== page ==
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Former SEC lawyer says existing law on crypto produces ‘wrong outcome’

Pressure to regulate the crypto market continues

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  • Written by  Banking Exchange staff
Former SEC lawyer says existing law on crypto produces ‘wrong outcome’

Former Securities and Exchange Commission (SEC) enforcement lawyer Ashley Ebersole has said existing laws produce the “wrong outcomes” for cryptocurrency investment, as pressure to regulate the market continues.

During the latest congressional testimony on the issue, SEC chief Gary Gensler signalled a tightening of the reins on cryptocurrency firms and activity, and took a sceptical approach on digital assets, terming the class realm “the Wild West”.

Over the course of last week, Congress gathered for hearings on the growth of alternative currencies, as several crypto executives testified they would welcome greater controls to prevent market abuses.

Following the hearings, Ebersole, now a financial regulatory partner with law firm Bryan Cave Leighton Paisner, noted that crypto companies are facing a significant challenge in getting their message across.

“The crypto leaders who braved Congressional testimony delivered a message that reflects the reality of the crypto predicament – the argument is not so much that there are not laws and rules for this space, but that existing law produces the wrong outcome, in many cases, for a country that values innovation and progress,” he said.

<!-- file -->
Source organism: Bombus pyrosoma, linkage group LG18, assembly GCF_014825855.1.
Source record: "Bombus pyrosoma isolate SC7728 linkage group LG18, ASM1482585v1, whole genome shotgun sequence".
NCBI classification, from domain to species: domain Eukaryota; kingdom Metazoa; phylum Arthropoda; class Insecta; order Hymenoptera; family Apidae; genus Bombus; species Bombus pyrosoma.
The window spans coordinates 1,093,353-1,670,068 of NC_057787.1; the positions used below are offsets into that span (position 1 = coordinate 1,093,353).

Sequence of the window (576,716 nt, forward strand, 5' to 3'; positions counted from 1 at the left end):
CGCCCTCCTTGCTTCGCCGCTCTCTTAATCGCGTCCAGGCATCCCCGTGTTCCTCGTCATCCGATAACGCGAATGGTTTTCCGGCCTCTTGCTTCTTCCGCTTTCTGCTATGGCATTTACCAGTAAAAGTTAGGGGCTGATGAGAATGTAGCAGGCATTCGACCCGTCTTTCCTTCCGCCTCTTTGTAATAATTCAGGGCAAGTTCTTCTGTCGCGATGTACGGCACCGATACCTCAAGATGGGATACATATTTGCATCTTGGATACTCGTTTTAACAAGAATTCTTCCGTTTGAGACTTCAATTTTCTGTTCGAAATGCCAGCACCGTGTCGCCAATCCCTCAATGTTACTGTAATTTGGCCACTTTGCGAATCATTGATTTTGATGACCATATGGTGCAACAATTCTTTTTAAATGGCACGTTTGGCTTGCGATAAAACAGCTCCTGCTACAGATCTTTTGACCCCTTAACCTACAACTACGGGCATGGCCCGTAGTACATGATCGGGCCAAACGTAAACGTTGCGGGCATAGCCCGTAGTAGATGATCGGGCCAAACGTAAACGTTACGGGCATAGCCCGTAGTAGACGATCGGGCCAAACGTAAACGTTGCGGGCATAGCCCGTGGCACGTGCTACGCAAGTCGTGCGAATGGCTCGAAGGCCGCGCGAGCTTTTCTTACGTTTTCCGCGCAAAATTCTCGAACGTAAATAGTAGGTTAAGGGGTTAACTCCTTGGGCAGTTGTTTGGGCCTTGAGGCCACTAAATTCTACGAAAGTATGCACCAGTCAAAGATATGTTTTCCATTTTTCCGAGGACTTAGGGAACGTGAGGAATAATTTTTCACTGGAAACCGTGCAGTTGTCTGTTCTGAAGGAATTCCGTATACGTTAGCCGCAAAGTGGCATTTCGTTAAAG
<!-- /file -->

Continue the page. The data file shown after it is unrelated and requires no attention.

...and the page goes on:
“Judging by ability to attract top-tier investment capital and potential to transform the financial services space, the crypto and Web 3.0 spaces are a force that Congress and regulators will not ignore,” he added.

“The challenge is marshalling a mix of collaborative engagement and adversarial proceedings to reach the right end result.”

While at the SEC, Ebersole was a member of the commission’s cross-division working groups shaping the agency’s approach to crypto assets.

In September, the American Bankers Association (ABA) said the sector’s involvement in cryptoassets should be transparent and regulated at a global level.

In a letter to the Basel Committee on Banking Supervision, which sets global standards for the prudential regulation of banks, the trade body argued that “rational supervision and regulation that avoids overly prescriptive approaches will promote key public objectives of law enforcement, and suppression of terrorism finance and other security threats”.

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